The Effects of Aging on Skin

Post Date: March 2017  |  Category: Health Tips Senior Health Skin Care

Photo of a woman putting on face lotion in the bathroom mirror.

Your skin changes with age, but the lifestyle and skin care choices you make can help it stay healthy as you get older.

Like the rest of your body, your skin changes as you age. The effects of aging on skin can depend on your genetics, diet, lifestyle habits, and how well you've protected your skin from the sun over the years.

As we age, our skin often gets thinner, less elastic, more transparent, and drier. We are more likely to develop wrinkles, age spots, and bruises. Our risk of developing skin cancer goes up, as well.

Some of these effects of aging on skin are simply due to time taking its toll on our health and appearance and are beyond our control. The good news is that many of them are due to lifestyle factors that we can modify. We can't stop the clock or turn it back, but we may be able to slow it down.

Dry, Itchy Skin

As we age, our glands produce less oil and sweat, which can cause dryness and itching. Dry, rough patches are common in older people on their lower legs, elbows, and arms.

Prevention Tips:

  • Use moisturizer all over your body and face every day. Moisturizing body creams, such as Aveeno Active Naturals Moisture Repair Cream, are thicker and better to use in the winter than body lotions, which are thinner and tend to have a higher water content.
  • Use a humidifier to add moisture to the air in your room at night.
  • Take fewer baths and showers. When you do take baths and showers, use mild soap and warm water because it's less drying than hot water.

Wrinkles and Fine Lines

You don't need to read this article to know that fine lines and wrinkles may appear on your face, neck, and chest as you age. Sun exposure is one of the biggest culprits. Smoking and repeated facial expressions such as squinting and smiling can also help make your skin less elastic and your wrinkles more noticeable. You wouldn't want to limit your smiling or laughing, but there are other things you can do to help prevent lines from forming or becoming very noticeable.

Prevention Tips:

  • Minimize your time in the sun.
  • When exposed to the sun, use protective clothing, a hat, and sunscreen every day, even in the winter. The Skin Cancer Foundation recommends using a sunscreen product with an SPF of at least 15.
  • If you smoke, consider quitting. If you are ready to quit smoking, talk with your Rite Aid Pharmacist about Rite Aid's personalized Quit For You program.
  • Get enough sleep. If you don't catch enough Zs, your body produces extra cortisol, a hormone that breaks down skin cells.
  • Sleep on your back. Sleeping on your side or stomach can cause sleep creases. These creases may become more visible after the skin starts losing its elasticity.

Bruises

As you age, your blood vessels become fragile, and your skin becomes thin. This makes you more likely to bruise, and your bruises may take longer to heal.

Prevention Tips:

  • Remove items and clutter in your house that may lead to falls or bumps.
  • Wear long-sleeved shirts and long pants to provide extra padding.
  • See your doctor if you notice frequent large bruises or if you or a family member has a history of easy bruising or significant bleeding.

Age Spots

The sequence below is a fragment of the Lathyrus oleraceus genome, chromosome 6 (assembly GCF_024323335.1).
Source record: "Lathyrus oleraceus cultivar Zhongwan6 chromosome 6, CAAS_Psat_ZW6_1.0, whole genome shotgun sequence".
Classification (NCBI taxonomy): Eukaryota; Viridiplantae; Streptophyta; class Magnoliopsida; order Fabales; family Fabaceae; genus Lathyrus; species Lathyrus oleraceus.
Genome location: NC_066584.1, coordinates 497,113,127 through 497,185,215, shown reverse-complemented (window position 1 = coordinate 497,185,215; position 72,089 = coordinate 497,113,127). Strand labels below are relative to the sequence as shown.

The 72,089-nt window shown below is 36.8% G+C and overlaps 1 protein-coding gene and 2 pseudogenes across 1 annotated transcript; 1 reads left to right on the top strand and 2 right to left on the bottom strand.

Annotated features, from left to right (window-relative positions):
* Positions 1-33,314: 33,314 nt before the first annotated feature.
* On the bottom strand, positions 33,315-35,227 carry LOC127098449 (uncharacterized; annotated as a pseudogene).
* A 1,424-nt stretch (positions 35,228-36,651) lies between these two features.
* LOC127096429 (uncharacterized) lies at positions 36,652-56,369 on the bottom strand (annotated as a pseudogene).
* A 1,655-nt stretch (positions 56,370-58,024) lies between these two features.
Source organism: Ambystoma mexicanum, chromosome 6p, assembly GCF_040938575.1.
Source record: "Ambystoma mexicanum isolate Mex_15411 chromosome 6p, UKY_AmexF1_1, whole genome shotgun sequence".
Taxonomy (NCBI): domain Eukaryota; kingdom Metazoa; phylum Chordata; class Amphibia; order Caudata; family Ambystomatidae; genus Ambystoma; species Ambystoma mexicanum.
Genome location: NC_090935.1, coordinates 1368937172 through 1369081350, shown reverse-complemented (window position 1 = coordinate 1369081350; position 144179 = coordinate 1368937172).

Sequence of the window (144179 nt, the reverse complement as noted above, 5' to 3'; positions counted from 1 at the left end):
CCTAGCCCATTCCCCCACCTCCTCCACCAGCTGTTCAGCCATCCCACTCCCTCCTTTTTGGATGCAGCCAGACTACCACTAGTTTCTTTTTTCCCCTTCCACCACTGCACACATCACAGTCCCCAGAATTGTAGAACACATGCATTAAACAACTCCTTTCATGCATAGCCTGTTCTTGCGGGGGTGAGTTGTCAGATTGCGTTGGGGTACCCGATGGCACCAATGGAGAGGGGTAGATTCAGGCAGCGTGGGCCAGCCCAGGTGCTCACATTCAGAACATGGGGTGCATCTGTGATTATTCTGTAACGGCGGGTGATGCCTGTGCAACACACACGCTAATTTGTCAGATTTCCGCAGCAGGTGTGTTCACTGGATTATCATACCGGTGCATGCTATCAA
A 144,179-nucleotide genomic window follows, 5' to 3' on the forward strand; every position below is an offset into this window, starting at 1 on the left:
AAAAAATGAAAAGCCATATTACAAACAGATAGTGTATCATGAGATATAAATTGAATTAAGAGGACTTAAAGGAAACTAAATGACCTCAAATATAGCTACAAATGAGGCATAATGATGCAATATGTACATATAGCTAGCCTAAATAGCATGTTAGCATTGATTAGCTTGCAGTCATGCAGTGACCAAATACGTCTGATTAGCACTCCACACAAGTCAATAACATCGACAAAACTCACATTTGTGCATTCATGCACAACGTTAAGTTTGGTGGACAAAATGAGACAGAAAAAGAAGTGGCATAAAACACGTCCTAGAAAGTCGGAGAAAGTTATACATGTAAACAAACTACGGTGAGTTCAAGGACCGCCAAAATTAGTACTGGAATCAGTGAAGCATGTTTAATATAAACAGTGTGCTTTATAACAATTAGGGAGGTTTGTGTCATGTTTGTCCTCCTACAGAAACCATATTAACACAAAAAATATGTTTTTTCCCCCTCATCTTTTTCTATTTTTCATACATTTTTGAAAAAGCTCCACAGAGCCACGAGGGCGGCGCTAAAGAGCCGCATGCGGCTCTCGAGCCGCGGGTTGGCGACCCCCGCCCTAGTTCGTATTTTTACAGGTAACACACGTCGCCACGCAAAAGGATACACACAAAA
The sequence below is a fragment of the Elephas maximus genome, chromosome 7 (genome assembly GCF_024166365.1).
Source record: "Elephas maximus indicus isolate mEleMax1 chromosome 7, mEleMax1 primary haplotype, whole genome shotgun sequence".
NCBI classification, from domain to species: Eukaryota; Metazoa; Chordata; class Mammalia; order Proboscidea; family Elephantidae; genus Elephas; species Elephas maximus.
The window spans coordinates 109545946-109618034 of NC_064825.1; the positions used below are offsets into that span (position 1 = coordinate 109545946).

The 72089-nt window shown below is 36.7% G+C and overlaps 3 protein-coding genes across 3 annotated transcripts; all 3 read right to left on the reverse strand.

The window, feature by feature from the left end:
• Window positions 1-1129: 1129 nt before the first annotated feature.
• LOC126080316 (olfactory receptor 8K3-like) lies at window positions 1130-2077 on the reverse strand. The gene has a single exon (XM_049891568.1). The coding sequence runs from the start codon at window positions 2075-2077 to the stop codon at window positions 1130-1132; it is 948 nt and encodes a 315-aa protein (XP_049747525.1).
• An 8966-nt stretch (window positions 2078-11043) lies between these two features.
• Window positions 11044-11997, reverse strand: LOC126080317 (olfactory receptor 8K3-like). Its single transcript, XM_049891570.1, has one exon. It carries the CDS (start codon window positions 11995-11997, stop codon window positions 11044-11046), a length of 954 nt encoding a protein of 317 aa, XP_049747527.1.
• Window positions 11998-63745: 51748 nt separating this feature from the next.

These flat brown spots, also called liver spots, are caused by long-term exposure to the sun. They vary in size and usually appear on your face, hands, shoulders, and arms. Age spots are not a health issue, but if you don't like the way they look, you can use a bleaching cream with hydroquinone (available by prescription and over the counter in a lower strength) to lighten them.

Prevention Tips:

  • Minimize your time in the sun.
  • Wear protective clothing and a hat and sunscreen with an SPF of 15 or higher when exposed to the sun.
  • See your doctor if you notice that an age spot has grown, darkened in color, or become itchy or tender.

Skin Cancer

Skin cancer is the most common form of cancer in the United States. According to the US Department of Health and Human services, 40 to 50 percent of Americans who, according to the National Institutes of Health, you should check your skin once a month for new growths, sores that don't heal, bleeding moles, and other changes.

Prevention Tips:

  • Limit or avoid exposure to ultraviolet (UV) radiation from the sun, sunlamps, and tanning booths.
  • If you are planning to spend time outside, wear sunscreen and protective clothing, including sunglasses that block both UVA and UVB rays.
  • Remember that the sun's UV rays can reach the ground, even on cloudy or cold days. Before heading outside, you may want to check out the UV Index, which gives you an idea of how strong the UV rays are in your area on a specific day along with recommendations for sun protection.

By Joelle Klein

 

Sources:

National Council on Skin Cancer Prevention, Risk Factors for Skin Cancer

National Institutes of Health, Skin Care and Aging

MedlinePlus, Aging Changes in Skin

WebMD, The Effects of Aging on Skin

Mayo Clinic, Skin Cancer

Skin Cancer Foundation, Prevention Guidelines

WebMD, 23 Ways to Reduce Wrinkles

MedicineNet, Effects of Aging on Skin

Mayo Clinic, Easing Bruising as You Age

US Department of Health and Human Services, Healthy Aging

American Cancer Society, How Do I Protect Myself From UV Rays?

United States Environmental Protection Agency, UV Index


These articles are not a substitute for medical advice, and are not intended to treat or cure any disease. Advances in medicine may cause this information to become outdated, invalid, or subject to debate. Professional opinions and interpretations of scientific literature may vary. Consult your healthcare professional before making changes to your diet, exercise, or medication regime.